One of my favorite quotes is from Mother Teresa: “None of us, including me, ever do great things. But we can all do small things, with great love, and together we can do something wonderful.” Tough Like Taylor’s parents had an opportunity to travel across the pond at the end of June to attend the 3rd Annual PURA Syndrome Conference. The conference was held in the United Kingdom at the Wellcome Genome Campus, home to the Wellcome Sanger Institute, which is one of the leading genomic research centers in the world. One third of the human genome was sequenced for the first time on this campus, which provided the largest single contribution of any center to the Human Genome Project (HGP)……pretty cool stuff. Way over my head…..but pretty cool.
The Human Genome Project, initiated in 1990, was a massive endeavor, with a goal of completely mapping and understanding all the genes of human beings within 15 years. The project was an international and collaborative undertaking; bringing together researchers and scientists from several different countries. In 2003, an accurate and compete human genome sequence was finished and made available. The goals of the project have since expanded and the hope now, is to gain a deeper understanding of how the human genome contributes to disease, as well as the ability to treat and prevent disease. And the project continues to help pave the way for more accurate diagnosis. (Without the completion of the HGP, we would not have a diagnosis for sweet Taylor).
The Wellcome Genome Campus is a hop-skip-and-a-jump from the University of Cambridge which has a very long and distinguished history of researchers and scientists (think Sir Isaac Newton, Sir Francis Bacon, Sir Ian Wilmut, Jane Goodall, Stephen Hawkings, etc., etc., etc.). The Wellcome Sanger Institute continues to work collaboratively with universities and other research centers around the world in an effort to broaden understanding of the human genome and the role it plays in health and disease.
We are grateful to have had the opportunity to meet several researchers and clinicians from the PURA Syndrome Global Research Network, an international network of researchers and clinicians. The researchers did an excellent job at explaining extremely complex scientific concepts (i.e. “induced pluripotent stem cells”…..say wha’?!) These individuals made an extraordinary effort to attend this conference and made themselves available to speak with parents and answer questions. These researchers showed great empathy and tact in their responses but were also very direct about the realistic direction of future research. I found it incredibly meaningful that they were willing to work WITH US and to stand BESIDE US in this journey, as well as their commitment to collaboratively working with one another.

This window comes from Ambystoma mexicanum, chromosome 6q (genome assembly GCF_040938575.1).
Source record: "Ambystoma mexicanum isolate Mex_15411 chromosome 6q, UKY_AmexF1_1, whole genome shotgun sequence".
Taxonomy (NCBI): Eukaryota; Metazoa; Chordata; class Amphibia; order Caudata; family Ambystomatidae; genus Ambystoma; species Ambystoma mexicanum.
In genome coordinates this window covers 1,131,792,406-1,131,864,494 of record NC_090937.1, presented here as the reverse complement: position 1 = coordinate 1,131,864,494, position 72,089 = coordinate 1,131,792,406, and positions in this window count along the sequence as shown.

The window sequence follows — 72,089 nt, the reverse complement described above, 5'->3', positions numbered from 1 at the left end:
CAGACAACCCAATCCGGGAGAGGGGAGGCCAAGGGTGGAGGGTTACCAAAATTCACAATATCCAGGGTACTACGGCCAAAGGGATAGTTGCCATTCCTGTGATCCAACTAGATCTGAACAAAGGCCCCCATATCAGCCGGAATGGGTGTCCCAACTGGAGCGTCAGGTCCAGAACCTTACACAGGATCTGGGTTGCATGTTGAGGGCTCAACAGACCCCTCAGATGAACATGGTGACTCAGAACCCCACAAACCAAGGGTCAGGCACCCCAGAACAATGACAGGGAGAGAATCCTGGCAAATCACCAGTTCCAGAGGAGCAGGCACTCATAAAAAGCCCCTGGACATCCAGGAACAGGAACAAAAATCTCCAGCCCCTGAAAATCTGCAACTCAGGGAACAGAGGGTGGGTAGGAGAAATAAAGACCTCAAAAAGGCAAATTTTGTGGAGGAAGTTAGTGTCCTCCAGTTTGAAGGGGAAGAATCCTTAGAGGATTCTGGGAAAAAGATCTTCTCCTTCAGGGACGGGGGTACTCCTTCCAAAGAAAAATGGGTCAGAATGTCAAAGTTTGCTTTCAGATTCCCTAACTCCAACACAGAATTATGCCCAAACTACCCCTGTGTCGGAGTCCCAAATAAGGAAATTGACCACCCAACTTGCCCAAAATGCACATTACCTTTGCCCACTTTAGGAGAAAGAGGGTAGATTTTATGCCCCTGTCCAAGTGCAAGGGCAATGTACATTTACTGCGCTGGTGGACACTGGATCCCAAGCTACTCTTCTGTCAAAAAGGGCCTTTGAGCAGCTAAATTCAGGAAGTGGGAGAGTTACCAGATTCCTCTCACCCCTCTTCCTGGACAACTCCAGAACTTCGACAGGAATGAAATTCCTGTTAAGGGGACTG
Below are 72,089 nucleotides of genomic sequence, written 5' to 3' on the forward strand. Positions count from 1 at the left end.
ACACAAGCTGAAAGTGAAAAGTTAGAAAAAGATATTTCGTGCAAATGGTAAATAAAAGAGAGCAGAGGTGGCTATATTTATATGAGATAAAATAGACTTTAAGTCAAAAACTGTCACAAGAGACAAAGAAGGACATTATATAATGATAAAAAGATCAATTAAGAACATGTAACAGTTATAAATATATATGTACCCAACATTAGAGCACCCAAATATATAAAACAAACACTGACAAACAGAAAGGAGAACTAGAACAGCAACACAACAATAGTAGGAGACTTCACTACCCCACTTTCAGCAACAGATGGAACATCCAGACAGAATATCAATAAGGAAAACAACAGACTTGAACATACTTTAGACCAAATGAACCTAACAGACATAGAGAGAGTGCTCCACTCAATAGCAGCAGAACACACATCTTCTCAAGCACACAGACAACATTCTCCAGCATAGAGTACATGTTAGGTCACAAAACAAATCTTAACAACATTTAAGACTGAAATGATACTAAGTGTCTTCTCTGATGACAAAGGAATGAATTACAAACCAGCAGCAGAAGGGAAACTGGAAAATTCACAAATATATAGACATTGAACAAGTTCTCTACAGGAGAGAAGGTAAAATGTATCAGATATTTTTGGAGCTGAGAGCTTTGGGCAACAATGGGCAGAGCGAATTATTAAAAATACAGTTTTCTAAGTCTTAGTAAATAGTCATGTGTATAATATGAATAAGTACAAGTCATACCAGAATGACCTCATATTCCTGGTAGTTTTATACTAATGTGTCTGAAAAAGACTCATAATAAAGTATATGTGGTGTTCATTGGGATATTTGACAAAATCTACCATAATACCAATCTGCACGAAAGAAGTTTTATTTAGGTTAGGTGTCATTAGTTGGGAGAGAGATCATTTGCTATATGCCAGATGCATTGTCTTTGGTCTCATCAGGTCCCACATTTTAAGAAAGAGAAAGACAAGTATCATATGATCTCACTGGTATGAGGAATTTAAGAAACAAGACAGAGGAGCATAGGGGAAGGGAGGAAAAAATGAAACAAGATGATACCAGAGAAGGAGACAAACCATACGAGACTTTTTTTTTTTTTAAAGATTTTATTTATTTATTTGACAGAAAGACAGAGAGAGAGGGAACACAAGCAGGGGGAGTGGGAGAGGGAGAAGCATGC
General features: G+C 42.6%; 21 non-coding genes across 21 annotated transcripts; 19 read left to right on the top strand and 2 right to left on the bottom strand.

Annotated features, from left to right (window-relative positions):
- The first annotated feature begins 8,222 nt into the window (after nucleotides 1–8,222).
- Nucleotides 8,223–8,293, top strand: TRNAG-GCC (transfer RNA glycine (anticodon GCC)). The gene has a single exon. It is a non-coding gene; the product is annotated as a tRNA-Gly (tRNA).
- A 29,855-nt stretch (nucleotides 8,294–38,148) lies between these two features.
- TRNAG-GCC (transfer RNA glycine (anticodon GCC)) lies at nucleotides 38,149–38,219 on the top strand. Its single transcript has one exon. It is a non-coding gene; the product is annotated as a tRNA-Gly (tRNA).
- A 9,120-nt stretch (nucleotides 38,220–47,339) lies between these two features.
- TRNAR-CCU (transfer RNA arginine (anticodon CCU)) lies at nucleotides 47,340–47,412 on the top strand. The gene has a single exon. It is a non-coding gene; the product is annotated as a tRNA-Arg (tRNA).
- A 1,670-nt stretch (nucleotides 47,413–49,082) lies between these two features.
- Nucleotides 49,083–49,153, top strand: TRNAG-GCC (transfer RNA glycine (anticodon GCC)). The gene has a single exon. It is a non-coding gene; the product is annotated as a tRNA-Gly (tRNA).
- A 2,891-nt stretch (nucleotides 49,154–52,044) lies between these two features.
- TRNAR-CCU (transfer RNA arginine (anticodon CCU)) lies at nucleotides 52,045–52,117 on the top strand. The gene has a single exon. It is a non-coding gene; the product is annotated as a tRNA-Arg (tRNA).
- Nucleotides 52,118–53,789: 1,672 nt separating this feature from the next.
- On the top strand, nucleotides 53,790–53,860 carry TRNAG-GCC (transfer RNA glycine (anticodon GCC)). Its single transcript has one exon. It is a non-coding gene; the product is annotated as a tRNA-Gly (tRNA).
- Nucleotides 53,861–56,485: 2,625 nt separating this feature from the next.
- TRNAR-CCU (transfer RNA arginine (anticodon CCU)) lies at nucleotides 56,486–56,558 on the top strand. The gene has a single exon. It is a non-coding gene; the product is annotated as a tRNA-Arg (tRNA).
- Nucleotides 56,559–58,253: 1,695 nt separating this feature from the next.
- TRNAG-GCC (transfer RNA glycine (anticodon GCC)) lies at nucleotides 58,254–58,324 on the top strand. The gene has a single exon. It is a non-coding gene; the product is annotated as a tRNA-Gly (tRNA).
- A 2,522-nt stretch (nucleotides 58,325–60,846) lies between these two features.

In addition to making personal connections with researchers and clinicians, it was phenomenal to meet with other PURA families from all over the globe. I had made connections with some of these individuals online but there is nothing more special than face-to-face connection. We sat together and shared information about our kiddos, looked for guidance from those around us, shared ideas regarding adaptive devices to help our children move and speak, and commiserated about the struggles of raising a child with a rare condition. I had the privilege of meeting another PURA mommy, one of the first diagnosed families, who, in my opinion, is a one-woman-force-of-nature. My understanding is she almost single-handedly brought together the PURA Syndrome Global Research Network when there were only a handful of diagnosed PURA cases worldwide. Per the researchers, she continues to rule over them with an iron-fist, though the mutual respect is palpable. This particular PURA mommy is not the only parent that recognized the importance of bringing people together. There is an online community for support and a Foundation with a Board. All of this has been accomplished in just three years. On the PURA Syndrome website (www.purasyndrome.org), you will find the quote, “Together we are family.”
It is inspiring to see so many people come together to work toward a common goal and is equally encouraging to see what can be accomplished when people join forces and put energy and intellect into a project.....the Human Genome Project was completed TWO YEARS ahead of the original schedule AND under-budget. PURA Syndrome was first described in medical literature in 2014 and just two years later, the 1st Pura Syndrome Annual Conference was held in the United Kingdom. There is some serious power in numbers. Each individual plays a role. We each serve a purpose and have a function, but we are working together in a much larger scheme and what we are capable of together far exceeds our individual accomplishments. Helen Keller said it best, “Alone we can do so little; together we can do so much.”